Q. What would people be surprised to learn about you?
A. I’m a church historian. Within the Lutheran Church, I do a lot of historical research and get referrals from people across North America. Other than metro, the only other Lutheran Churches in Nova Scotia are in Lunenburg County. I wrote the book of history for the Lutheran Church in Bridgewater. It goes back to 1854, and I just finished doing research on their cemetery.
Q. What’s been your favourite year and why?
A. 1971, the year we got married. It was quite an event. We were married in Louisbourg and just as they were on the way to the church the power went out.
Q. What is the hardest thing you’ve ever done?
A. Bury my brother and mother and father. They (mother and father) died the same weekend in the same hospital from natural causes. We have had two double funerals in our family and two funerals on Christmas Eve.
Q. Can you describe one experience that changed your life?
A. I had a congenital heart issue and had to have open heart surgery, and if that doesn’t change you nothing will. It changes your attitude towards life, what’s important and creates a sense of who you really are. I was able to completely recover and am very physically active.
Q. What’s your greatest indulgence?
A. Food. We both love to cook. We don’t consider ourselves gourmet cooks but our grandson the other night said he loves having dinner with nanny and pappy. . . "you make gourmet meals". We’ve ben doing that as long as can remember. We love to cook good meals, healthy meals.
Q. What is your favourite movie or book?
A. Anything written by Ernest Hemmingway, in particular for Whom the Bells Toils.
Q. How do you like to relax?
A. Crossword puzzles, I do three a day. I do word searches and lexicons on Fridays and I have a stack of books I’m constantly reading.
Q. What are you reading or watching right now?
A. The Hessians in the French Revolutionary Wars Memoirs of the Campaigns translated and edited by Sean Lyman and the Peddlers by Blaine Henshaw.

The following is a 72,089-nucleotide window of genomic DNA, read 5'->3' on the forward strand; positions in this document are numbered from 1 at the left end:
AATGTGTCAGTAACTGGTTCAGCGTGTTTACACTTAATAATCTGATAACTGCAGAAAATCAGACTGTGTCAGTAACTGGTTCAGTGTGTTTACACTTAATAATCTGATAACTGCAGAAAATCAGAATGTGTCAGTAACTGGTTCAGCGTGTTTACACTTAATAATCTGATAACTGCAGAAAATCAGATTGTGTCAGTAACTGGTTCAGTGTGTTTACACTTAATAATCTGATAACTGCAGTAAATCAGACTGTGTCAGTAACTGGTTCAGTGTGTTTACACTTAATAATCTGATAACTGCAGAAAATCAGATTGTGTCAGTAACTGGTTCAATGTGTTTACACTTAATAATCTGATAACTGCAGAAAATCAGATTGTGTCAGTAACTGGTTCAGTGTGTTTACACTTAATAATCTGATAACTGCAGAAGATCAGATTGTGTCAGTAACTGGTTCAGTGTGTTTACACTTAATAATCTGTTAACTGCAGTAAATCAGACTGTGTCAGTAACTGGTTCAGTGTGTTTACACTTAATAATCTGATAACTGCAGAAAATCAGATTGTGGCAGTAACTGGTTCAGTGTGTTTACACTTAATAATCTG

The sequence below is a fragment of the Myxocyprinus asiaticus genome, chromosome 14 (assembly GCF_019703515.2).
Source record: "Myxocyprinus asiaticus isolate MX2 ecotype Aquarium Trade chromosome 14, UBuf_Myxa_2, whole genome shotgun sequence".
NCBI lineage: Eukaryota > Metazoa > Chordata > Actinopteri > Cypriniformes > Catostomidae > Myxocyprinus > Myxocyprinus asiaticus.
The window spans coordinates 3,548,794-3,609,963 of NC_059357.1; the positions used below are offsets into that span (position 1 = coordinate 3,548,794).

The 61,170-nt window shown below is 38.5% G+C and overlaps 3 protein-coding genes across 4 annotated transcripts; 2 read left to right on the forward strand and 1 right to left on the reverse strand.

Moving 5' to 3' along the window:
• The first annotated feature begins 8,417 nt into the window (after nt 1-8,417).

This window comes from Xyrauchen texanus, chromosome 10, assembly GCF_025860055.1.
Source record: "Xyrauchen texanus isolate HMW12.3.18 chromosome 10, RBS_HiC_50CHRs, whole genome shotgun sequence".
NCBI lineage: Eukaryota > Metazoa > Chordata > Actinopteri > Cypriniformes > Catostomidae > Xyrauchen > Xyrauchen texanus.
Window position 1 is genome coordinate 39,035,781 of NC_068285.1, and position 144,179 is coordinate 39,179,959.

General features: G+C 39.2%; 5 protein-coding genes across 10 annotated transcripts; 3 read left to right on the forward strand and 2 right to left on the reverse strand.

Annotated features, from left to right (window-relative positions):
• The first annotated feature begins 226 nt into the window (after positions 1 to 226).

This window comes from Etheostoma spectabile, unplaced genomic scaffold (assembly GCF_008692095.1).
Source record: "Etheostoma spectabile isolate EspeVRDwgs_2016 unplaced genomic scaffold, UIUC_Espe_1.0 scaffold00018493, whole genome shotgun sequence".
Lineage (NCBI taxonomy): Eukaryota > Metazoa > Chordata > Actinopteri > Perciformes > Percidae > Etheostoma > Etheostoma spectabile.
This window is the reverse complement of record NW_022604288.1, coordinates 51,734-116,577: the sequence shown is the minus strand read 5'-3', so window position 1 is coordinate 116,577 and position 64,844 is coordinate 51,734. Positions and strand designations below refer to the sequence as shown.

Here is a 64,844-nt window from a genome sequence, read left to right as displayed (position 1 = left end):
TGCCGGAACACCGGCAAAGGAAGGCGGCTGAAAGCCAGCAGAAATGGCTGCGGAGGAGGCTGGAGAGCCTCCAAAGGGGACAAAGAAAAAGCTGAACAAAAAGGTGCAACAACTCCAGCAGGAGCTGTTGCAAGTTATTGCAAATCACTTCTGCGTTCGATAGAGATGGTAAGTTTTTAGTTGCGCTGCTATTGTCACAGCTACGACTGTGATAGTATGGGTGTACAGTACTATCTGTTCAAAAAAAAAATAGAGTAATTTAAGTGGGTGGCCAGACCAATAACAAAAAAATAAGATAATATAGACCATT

Q. What is your greatest fear?
A. Losing my memory. My memory is so important to me in every thing I do.
Q. How would you describe your personal fashion statement?
A. I’m a suit and tie person. I also have a couple of Victorian suits I wear for my walks and things. My second one is my overalls when I’m around home and want to be comfortable. I do a lot of carpentry work.
Q. What is your most treasured possession?
A: The photographs I have of my biological father. I was seven when he died. The photographs are very treasured to me. It makes me happy to look at them.
Q. What physical or personality trait are you most grateful to a parent for?
A. My mother. She raised us to remember who our families were. My physical traits look like my mother’s family from Queens County. That gives me a family connection. I can see it in our children and grandchildren.
Q. What three people would join you for your dream dinner party?
A. Ernest Hemmingway, Winston Churchill and Jack Kennedy.
Q. What is your best quality, and what is your worst quality?
A. My best quality is my sense of humor. My worst quality is I’m hard on myself.
Q. What’s your biggest regret?
A. That I didn’t go into law. I was interested in high school then I got interested in education. I always look back and wish I’d follow the law career.